Snake Bite Treatment and Prevention in Rural Communities

Snake Bite Treatment and Prevention in Rural Communities

Creative Commons

Campbell Toth, Staff Writer

Newly found revolutionary treatments for venomous snake bite victims have been found worldwide by
numerous scientists from separate science fields.
Worldwide, according to the CDC, there are around 2.7 million people bitten by venomous snakes
resulting in 80,000 to 130,000 deaths each year. In hot spots such as Sub Saharan Africa where there are
many venomous snakes, the deaths can reach a staggering 12,300 a year with around 270,000 bites and
14,700 amputations.
All these snake bite victims in rural areas are a large problem due to issues with antivenoms. Many
antivenoms are extremely costly and can take up to 10 vials of antivenom to work properly.
Another issue with antivenoms in rural areas is the requirement to be extremely punctual in regards to
when the person was bitten. If you don’t get treatment fast, you’ll lose lots of tissue, the vials are hard to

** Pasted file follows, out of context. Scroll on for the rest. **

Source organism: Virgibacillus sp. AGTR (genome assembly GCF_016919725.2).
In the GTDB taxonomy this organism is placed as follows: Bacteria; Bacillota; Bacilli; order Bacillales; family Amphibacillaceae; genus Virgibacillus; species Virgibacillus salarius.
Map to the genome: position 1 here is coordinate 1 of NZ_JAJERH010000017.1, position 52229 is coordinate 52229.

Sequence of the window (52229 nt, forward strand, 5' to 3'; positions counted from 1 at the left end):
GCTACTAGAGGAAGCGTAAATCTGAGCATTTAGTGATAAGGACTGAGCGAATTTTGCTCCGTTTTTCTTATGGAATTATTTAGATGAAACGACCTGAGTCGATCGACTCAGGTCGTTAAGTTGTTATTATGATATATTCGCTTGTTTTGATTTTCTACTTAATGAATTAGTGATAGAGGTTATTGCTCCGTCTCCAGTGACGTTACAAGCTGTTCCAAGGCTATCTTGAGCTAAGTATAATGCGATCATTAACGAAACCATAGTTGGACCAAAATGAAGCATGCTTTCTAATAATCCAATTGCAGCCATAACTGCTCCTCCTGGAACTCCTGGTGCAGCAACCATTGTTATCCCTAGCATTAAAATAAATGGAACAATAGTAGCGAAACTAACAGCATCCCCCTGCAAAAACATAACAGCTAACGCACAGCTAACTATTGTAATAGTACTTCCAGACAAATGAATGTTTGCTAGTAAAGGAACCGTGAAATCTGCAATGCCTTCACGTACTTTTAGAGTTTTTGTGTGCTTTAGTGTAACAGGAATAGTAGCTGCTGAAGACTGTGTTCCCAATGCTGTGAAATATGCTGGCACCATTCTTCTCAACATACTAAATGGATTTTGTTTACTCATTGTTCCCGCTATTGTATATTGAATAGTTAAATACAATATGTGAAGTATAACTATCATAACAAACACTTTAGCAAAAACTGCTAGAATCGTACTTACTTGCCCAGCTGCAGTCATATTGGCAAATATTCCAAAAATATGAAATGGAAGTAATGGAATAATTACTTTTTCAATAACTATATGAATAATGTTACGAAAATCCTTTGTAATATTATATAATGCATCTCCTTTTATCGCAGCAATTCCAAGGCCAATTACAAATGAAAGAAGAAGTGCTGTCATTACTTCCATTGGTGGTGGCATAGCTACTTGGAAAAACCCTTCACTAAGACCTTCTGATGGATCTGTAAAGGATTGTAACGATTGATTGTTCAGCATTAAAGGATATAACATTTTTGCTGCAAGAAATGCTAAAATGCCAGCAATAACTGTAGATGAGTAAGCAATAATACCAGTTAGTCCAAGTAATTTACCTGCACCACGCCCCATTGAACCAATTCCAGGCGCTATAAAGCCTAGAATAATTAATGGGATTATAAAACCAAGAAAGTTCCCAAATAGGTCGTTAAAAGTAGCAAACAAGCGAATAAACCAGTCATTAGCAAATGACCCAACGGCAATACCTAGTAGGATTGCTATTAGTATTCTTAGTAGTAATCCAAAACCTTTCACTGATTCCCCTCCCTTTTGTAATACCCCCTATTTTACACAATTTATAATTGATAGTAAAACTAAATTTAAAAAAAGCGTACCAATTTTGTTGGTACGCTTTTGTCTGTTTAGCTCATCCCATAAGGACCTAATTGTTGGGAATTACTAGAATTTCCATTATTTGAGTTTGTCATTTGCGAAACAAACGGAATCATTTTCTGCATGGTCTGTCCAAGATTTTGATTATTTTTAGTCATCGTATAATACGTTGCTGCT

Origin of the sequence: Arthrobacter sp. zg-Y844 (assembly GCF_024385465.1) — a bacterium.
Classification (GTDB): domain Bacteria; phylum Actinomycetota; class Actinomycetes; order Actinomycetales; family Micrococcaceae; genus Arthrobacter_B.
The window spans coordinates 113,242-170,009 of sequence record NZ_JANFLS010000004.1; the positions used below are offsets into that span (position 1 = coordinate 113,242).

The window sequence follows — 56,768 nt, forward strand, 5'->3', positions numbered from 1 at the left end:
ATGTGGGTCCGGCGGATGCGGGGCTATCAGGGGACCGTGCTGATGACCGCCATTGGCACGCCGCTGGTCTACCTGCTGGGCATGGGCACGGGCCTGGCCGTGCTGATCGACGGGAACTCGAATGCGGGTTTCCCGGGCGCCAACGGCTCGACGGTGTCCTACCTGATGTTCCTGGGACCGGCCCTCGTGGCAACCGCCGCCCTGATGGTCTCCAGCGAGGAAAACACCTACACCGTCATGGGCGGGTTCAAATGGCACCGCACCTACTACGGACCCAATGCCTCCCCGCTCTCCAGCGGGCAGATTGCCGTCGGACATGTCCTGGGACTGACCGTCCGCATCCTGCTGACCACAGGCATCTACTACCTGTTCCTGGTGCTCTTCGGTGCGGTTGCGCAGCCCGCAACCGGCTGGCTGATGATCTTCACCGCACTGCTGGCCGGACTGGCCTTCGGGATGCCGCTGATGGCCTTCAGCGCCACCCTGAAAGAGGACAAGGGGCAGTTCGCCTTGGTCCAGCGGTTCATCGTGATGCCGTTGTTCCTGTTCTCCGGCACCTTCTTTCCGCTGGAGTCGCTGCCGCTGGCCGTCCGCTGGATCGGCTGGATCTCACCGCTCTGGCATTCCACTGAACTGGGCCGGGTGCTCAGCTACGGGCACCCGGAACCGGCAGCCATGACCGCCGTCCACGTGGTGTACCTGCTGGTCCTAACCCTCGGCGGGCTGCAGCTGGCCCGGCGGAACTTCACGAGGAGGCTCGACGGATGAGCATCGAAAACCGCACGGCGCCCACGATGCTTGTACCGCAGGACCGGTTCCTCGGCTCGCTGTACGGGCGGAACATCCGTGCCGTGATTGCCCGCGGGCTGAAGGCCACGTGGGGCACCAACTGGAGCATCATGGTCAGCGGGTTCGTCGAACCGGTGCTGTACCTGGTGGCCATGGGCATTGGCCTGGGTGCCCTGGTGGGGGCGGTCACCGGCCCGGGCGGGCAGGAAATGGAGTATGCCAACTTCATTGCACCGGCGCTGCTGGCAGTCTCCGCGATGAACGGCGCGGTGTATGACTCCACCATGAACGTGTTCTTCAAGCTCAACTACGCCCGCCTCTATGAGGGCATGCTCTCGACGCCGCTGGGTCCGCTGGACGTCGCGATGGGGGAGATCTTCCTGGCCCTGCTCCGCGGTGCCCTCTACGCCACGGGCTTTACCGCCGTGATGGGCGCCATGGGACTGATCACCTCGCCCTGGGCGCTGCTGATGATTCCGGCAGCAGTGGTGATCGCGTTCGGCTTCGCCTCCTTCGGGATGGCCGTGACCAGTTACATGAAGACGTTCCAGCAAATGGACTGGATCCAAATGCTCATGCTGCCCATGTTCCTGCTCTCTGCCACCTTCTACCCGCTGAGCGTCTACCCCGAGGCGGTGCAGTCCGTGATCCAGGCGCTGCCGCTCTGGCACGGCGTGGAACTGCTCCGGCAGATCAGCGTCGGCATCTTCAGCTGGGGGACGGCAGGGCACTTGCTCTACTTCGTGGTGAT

administer, and have adverse effects if you chose the wrong one.
To resolve this problem, there have been many advancements in regard to making snakebite treatment
easier for rural areas. One of these treatments is to make specific human antibodies for the venom.
This form of treatment has been tested and has protected the human tissue cells from a dozen forms of
venom. This method is also more appealing because it removes the requirement for horses, where the
current treatments are made, making the creation of the production much cheaper.
Another possible method is attempting to use pills, such as marimastat and varespladib, in order to slow
the spread of the venom and eventually treat the venom. The upside of using pills is that they don’t need
to be refrigerated like other treatments and can be applied by almost anyone.
So far, the use of marimastat and varespladib have proven to be effective with a certain form of venom.
When paired with other pills that affect toxins that chew up fats, the treatment was even more effective.
The most revolutionary idea, however, is the idea of injecting nanoparticles into the body of the victim.
However, the largest issue facing the leaders of this field is that the nanoparticles are too large to properly
inject into the human body.
The best measure, according to Muhammad Hamza, is to give field workers in rural areas the capability to
prevent these snakebites from happening. Giving workers in rural areas boots and informing people in
rural areas are great places to start in order to lower the amount of deaths due to snakebites.